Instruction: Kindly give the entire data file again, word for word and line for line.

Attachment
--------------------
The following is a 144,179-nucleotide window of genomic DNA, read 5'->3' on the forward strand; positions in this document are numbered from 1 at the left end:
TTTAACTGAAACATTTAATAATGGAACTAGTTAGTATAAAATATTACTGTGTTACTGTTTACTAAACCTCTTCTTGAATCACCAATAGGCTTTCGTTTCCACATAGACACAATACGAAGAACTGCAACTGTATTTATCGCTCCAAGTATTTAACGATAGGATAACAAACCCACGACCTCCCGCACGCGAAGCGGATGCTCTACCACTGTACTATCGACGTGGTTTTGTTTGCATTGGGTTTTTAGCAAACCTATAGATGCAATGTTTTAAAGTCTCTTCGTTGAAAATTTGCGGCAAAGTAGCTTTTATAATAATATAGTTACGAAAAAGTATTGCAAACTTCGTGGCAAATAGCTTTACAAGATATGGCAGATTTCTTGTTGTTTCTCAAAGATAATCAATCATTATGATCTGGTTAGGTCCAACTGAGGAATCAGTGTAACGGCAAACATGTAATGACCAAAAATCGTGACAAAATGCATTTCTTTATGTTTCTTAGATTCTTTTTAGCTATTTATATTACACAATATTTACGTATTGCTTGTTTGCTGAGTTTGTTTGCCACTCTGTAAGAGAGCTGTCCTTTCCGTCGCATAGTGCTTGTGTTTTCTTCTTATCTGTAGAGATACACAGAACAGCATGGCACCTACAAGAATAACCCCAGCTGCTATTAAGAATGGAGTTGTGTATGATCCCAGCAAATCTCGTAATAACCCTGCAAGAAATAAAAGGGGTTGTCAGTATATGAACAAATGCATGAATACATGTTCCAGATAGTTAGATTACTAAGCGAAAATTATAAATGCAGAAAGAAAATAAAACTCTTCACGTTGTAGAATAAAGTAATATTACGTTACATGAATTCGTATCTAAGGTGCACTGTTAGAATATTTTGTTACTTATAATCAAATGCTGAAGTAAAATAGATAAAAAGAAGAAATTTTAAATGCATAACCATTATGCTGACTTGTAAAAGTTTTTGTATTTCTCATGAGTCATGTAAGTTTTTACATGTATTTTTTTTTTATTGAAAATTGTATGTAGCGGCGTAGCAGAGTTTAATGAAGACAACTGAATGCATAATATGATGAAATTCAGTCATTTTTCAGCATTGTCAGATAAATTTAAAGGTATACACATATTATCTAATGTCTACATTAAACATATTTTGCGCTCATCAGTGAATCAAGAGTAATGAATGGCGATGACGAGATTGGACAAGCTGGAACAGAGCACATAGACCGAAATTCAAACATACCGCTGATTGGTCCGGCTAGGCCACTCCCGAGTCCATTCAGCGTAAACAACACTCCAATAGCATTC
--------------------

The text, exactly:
The following is a 144,179-nucleotide window of genomic DNA, read 5'->3' on the forward strand; positions in this document are numbered from 1 at the left end:
TTTAACTGAAACATTTAATAATGGAACTAGTTAGTATAAAATATTACTGTGTTACTGTTTACTAAACCTCTTCTTGAATCACCAATAGGCTTTCGTTTCCACATAGACACAATACGAAGAACTGCAACTGTATTTATCGCTCCAAGTATTTAACGATAGGATAACAAACCCACGACCTCCCGCACGCGAAGCGGATGCTCTACCACTGTACTATCGACGTGGTTTTGTTTGCATTGGGTTTTTAGCAAACCTATAGATGCAATGTTTTAAAGTCTCTTCGTTGAAAATTTGCGGCAAAGTAGCTTTTATAATAATATAGTTACGAAAAAGTATTGCAAACTTCGTGGCAAATAGCTTTACAAGATATGGCAGATTTCTTGTTGTTTCTCAAAGATAATCAATCATTATGATCTGGTTAGGTCCAACTGAGGAATCAGTGTAACGGCAAACATGTAATGACCAAAAATCGTGACAAAATGCATTTCTTTATGTTTCTTAGATTCTTTTTAGCTATTTATATTACACAATATTTACGTATTGCTTGTTTGCTGAGTTTGTTTGCCACTCTGTAAGAGAGCTGTCCTTTCCGTCGCATAGTGCTTGTGTTTTCTTCTTATCTGTAGAGATACACAGAACAGCATGGCACCTACAAGAATAACCCCAGCTGCTATTAAGAATGGAGTTGTGTATGATCCCAGCAAATCTCGTAATAACCCTGCAAGAAATAAAAGGGGTTGTCAGTATATGAACAAATGCATGAATACATGTTCCAGATAGTTAGATTACTAAGCGAAAATTATAAATGCAGAAAGAAAATAAAACTCTTCACGTTGTAGAATAAAGTAATATTACGTTACATGAATTCGTATCTAAGGTGCACTGTTAGAATATTTTGTTACTTATAATCAAATGCTGAAGTAAAATAGATAAAAAGAAGAAATTTTAAATGCATAACCATTATGCTGACTTGTAAAAGTTTTTGTATTTCTCATGAGTCATGTAAGTTTTTACATGTATTTTTTTTTTATTGAAAATTGTATGTAGCGGCGTAGCAGAGTTTAATGAAGACAACTGAATGCATAATATGATGAAATTCAGTCATTTTTCAGCATTGTCAGATAAATTTAAAGGTATACACATATTATCTAATGTCTACATTAAACATATTTTGCGCTCATCAGTGAATCAAGAGTAATGAATGGCGATGACGAGATTGGACAAGCTGGAACAGAGCACATAGACCGAAATTCAAACATACCGCTGATTGGTCCGGCTAGGCCACTCCCGAGTCCATTCAGCGTAAACAACACTCCAATAGCATTC